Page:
5. Nobody lives in the same world as each other.

When you move to another country, your entire world changes. Things you thought ‘just are’ no longer apply. Not everybody thinks like you do, or does things the way you’ve always done it. Even rules or social practices you thought were blatantly obvious can be turned upside down. Yes, Japan isn’t a land of angels and rainbows, but I’ll miss living in a country where you don’t have to worry about leaving your bag on a park bench, or walking at home at night or even locking up your bike. I’ll miss living in a country that doesn’t tip because good service should be part of the experience and buses and trains actually run to the minute promised on the time table. I’ll even miss having to take my shoes off every time I enter the house, even if it’s annoying when I’ve forgotten my keys and I’m running late. Every thing that happens, good or bad, is part of the experience of living in a foreign country – that’s what makes it ‘foreign’. But as each of these little things occur you feel your mind begin to open up a little more and as you get used to it, you think of it less as as a foreign country, and more like a country… and eventually it becomes a home. rss twitter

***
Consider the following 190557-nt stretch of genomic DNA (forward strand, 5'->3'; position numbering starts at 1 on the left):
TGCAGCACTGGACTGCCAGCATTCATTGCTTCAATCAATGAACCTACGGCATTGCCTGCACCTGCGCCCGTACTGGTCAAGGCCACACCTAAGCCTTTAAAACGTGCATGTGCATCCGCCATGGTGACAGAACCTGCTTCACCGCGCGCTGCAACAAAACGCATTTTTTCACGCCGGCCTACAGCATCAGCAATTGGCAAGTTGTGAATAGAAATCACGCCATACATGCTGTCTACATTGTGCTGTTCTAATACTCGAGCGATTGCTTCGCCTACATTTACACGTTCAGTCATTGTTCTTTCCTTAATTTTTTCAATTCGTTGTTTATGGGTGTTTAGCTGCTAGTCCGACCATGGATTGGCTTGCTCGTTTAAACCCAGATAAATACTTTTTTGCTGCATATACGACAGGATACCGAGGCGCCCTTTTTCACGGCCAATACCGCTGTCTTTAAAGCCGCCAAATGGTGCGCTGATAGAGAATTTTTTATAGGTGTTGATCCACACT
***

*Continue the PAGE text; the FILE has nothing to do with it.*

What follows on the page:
My adventure in Asia begins

By the time you read this post, I’m going to be here:

This is Mt. Fuji, the tallest mountain in Japan.

To go there has always been a dream of mine, but due to various circumstances I haven’t been able to until now. Now that I’m finished with my studies, I’m taking this opportunity to do some more travelling.

I will be starting my mini tour of Asia from Tokyo, from which I will be flying to South Korea. I’ll spend a few days in Seoul, then I’ll be flying again from Japan to Thailand or Vietnam and then cruising a little while in Hong Kong before going back to England.

My plans are a bit complicated, and I’m going to be spending a lot of time laying back on various buses/planes/trains/boats, but I’m so excited. The journey towards these places are some of the best parts of travelling, and with my trusty camera, Kindle and some good music on me, there’s not much that can go wrong.

I’ve scheduled a couple of posts, so don’t worry! I won’t have internet connection most of the time, but I’ll log on when I can. Follow me on Twitter for updates of what I’m up to!